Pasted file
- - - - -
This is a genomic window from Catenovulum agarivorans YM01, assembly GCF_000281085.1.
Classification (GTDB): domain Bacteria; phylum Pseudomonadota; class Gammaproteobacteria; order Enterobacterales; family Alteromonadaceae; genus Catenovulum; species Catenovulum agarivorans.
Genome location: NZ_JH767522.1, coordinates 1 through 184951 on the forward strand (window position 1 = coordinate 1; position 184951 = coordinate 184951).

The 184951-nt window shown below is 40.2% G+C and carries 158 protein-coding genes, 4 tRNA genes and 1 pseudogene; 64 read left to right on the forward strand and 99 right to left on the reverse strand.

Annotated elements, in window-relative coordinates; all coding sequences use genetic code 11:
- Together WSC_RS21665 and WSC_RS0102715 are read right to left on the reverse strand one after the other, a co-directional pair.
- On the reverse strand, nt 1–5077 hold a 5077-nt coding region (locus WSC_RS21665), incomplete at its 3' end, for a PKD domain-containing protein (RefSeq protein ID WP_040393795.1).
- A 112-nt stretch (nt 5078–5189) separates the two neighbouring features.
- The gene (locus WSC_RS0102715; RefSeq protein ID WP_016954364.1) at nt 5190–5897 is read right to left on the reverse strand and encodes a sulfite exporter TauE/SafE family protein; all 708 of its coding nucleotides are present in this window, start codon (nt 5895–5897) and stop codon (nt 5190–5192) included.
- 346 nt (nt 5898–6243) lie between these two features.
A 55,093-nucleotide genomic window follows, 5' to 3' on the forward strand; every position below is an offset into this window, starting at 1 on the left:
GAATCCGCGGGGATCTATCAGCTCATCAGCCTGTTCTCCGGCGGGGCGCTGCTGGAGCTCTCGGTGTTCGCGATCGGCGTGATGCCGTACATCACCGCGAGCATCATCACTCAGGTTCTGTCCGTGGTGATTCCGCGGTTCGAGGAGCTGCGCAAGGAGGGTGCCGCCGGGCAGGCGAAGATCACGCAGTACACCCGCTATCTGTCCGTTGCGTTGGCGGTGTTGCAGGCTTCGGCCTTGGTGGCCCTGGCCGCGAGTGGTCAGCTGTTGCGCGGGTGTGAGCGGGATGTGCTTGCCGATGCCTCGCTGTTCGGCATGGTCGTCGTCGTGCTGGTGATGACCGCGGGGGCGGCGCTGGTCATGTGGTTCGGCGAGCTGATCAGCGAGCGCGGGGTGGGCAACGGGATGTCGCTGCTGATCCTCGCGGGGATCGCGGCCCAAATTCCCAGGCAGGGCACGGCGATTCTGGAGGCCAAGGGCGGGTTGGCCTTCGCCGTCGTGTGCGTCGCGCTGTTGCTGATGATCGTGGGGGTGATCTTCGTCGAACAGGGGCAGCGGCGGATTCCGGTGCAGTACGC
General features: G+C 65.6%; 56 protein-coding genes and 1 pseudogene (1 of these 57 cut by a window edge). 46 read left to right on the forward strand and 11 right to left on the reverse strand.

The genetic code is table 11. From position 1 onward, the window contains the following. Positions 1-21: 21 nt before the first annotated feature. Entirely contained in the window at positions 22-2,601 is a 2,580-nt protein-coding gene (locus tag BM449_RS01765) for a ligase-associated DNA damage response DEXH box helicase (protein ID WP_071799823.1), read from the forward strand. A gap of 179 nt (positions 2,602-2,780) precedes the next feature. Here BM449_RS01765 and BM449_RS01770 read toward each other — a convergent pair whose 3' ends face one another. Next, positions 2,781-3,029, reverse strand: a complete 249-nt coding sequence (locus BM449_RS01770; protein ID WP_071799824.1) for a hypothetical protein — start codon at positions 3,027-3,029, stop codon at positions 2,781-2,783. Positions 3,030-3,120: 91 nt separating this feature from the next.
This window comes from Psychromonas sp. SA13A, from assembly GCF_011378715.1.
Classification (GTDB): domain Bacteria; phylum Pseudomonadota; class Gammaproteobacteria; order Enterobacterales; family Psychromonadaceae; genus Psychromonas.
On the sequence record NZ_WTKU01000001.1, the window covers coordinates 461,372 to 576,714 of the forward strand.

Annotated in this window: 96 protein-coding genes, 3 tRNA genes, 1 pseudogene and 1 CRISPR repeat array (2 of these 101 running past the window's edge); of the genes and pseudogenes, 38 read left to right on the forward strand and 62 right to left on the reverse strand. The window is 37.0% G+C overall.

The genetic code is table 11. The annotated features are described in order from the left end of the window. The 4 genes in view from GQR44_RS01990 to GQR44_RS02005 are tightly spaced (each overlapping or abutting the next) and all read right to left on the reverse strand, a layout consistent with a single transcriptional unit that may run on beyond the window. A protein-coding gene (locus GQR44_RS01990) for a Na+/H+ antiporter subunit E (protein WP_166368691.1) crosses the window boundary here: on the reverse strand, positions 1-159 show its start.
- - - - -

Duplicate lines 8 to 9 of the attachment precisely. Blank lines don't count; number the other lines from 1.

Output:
- A 112-nt stretch (nt 5078–5189) separates the two neighbouring features.
- The gene (locus WSC_RS0102715; RefSeq protein ID WP_016954364.1) at nt 5190–5897 is read right to left on the reverse strand and encodes a sulfite exporter TauE/SafE family protein; all 708 of its coding nucleotides are present in this window, start codon (nt 5895–5897) and stop codon (nt 5190–5192) included.